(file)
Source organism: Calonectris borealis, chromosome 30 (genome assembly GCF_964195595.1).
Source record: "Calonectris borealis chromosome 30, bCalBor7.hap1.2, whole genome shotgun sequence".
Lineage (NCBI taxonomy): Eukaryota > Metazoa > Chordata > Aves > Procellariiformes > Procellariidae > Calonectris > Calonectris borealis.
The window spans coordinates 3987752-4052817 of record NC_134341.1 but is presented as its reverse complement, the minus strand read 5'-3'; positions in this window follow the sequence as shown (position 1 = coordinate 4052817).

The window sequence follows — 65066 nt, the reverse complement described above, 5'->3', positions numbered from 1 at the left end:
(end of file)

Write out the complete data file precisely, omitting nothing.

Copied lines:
Source organism: Calonectris borealis, chromosome 30 (genome assembly GCF_964195595.1).
Source record: "Calonectris borealis chromosome 30, bCalBor7.hap1.2, whole genome shotgun sequence".
Lineage (NCBI taxonomy): Eukaryota > Metazoa > Chordata > Aves > Procellariiformes > Procellariidae > Calonectris > Calonectris borealis.
The window spans coordinates 3987752-4052817 of record NC_134341.1 but is presented as its reverse complement, the minus strand read 5'-3'; positions in this window follow the sequence as shown (position 1 = coordinate 4052817).

The window sequence follows — 65066 nt, the reverse complement described above, 5'->3', positions numbered from 1 at the left end: